Peacemaker priest Fr Gerry Reynolds from Belfast's Clonard Monastery dies
Father Gerry Reynolds, a Redemptorist priest who worked for peace and reconciliation in Northern Ireland, has died, aged 80.
Fr Reynolds was based at Clonard Monastery in west Belfast for more than 30 years.
The monastery was once described by Sinn Féin president Gerry Adams as "the cradle of the peace process".
With his friend and fellow priest Father Alex Reid, Fr Reynolds was deeply committed to brokering peace.
Fr Reid acted as a go-between for the IRA and politicians and was one of the witnesses who confirmed the decommissioning of IRA weapons.
Mr Adams described Fr Reynolds as "a champion of the peace process".
"He was central to efforts to develop a peace process years before it eventually took root," he said.
"I want to extend to his family, and to colleagues in the Redemptorist Order, and to his many friends my sincerest condolences."
Fr Reynolds was born in Limerick. His father died when he was six years old.
His mother was deeply religious and two of his uncles were Redemptorist priests.
He, too, found he had a vocation and was ordained a priest in 1960.
He worked in ministries in the Republic of Ireland until 1983, when he came to Clonard Monastery.
In an interview with journalist Sue Leonard in 2009 for the Catholic magazine Reality, he said that when he came to the city there was one challenge.
"It was: 'How do you stop the killing?'," he said.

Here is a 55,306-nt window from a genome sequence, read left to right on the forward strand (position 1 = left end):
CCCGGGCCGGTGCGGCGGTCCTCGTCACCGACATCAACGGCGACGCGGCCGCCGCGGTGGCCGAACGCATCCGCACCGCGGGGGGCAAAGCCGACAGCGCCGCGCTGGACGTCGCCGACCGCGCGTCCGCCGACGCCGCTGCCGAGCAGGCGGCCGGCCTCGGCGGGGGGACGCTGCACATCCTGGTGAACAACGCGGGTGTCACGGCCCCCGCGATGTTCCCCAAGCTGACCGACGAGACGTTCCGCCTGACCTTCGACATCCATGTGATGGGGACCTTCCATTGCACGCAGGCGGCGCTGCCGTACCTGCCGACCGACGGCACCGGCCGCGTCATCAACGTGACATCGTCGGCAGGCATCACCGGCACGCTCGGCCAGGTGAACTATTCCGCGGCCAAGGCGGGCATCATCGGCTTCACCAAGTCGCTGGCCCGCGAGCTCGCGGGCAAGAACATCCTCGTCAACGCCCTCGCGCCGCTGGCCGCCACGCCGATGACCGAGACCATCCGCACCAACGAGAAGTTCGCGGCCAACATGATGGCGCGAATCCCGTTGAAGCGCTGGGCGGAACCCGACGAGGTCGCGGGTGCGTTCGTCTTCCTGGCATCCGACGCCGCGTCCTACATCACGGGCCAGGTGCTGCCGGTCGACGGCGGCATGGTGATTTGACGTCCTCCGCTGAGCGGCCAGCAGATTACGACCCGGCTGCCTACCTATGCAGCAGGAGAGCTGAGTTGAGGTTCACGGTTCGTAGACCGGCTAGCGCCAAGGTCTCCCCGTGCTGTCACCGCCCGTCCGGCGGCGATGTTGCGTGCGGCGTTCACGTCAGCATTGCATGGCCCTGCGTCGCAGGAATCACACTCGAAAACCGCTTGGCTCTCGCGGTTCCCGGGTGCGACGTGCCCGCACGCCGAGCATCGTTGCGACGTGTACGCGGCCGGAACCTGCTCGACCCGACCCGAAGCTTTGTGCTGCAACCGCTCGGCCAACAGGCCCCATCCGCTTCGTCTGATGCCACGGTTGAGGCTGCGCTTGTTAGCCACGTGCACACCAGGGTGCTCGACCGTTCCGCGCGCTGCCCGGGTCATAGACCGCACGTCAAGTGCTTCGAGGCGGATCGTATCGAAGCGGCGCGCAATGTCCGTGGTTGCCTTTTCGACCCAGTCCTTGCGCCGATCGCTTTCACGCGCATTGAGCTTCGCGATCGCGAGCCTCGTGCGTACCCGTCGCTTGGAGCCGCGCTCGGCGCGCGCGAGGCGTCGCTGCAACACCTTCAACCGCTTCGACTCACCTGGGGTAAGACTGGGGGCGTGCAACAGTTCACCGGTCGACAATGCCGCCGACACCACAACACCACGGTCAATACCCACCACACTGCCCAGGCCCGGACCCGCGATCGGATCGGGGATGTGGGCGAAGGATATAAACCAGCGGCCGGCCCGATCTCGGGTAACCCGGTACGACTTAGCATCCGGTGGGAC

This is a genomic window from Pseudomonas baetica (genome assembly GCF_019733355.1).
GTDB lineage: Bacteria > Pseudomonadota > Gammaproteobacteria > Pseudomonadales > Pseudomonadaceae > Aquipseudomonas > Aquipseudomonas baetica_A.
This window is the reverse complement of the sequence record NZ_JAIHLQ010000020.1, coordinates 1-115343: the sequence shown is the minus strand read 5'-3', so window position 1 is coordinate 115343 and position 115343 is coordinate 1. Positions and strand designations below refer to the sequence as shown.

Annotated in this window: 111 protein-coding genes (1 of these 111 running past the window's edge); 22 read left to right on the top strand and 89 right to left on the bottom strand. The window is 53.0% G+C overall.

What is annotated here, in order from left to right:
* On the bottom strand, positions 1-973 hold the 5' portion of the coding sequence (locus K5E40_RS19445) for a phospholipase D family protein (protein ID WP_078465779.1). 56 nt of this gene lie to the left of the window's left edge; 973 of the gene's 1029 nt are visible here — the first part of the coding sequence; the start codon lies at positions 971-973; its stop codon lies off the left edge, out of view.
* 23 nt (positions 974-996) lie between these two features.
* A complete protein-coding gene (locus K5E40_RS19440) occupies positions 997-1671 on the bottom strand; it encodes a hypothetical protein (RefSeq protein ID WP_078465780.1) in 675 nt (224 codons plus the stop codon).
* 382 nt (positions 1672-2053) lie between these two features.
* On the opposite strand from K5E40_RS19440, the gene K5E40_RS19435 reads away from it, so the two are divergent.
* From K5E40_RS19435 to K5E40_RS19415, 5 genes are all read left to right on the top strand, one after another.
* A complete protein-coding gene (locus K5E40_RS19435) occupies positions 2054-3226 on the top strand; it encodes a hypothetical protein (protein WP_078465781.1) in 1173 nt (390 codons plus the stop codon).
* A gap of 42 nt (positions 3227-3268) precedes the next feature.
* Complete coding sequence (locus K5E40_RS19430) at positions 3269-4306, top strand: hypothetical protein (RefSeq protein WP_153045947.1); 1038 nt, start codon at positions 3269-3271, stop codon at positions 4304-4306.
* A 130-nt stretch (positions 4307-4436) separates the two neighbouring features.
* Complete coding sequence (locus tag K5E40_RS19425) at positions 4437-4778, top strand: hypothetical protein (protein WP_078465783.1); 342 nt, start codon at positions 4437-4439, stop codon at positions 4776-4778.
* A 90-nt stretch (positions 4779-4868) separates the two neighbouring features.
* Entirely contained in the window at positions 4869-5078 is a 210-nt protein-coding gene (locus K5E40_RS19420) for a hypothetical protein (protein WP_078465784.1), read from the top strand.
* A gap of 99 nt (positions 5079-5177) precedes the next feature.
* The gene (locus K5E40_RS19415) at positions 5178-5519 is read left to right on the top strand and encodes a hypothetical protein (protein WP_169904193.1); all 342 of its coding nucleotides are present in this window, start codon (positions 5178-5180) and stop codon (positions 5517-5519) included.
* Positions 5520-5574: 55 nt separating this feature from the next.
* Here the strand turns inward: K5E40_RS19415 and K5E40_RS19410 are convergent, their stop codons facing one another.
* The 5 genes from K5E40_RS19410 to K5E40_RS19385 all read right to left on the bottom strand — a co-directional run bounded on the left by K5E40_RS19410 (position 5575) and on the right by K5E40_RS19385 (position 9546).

Fr Reynolds was a committed ecumenist, reaching out to other churches was vital to him.
"He was instrumental in helping to facilitate discussions between members of the Protestant churches and Irish republicans," Mr Adams said.
Clonard is the focus of the Unity Pilgrims project, where parishioners attend not only Sunday Mass, but also visit Presbyterian, Methodist or Church of Ireland churches and the Clonard-Fitzroy Fellowship.
The links between Fitzroy Presbyterian Church and Clonard began in 1981 and were about encouraging mutual understanding and respect.
In latter years, Fr Reynolds gave leadership on the Clonard side.
In his interview with Reality, he said: "The people have changed since peace.
"But there is always work to be done. Every generation is like a continent to be won for Christ. That missionary task remains."
Fr Reynolds loved poetry, particularly Patrick Kavanagh, Seamus Heaney and Gerard Manley Hopkins.
He died on at Belfast's Royal Victoria Hospital on Monday after a short illness.
In a statement, the Redemptorist community at Clonard said: "He will be greatly missed by his Redemptorist confreres and colleagues, his family, friends, and the many people whose lives he touched through his ecumenical, peace and reconciliation ministries."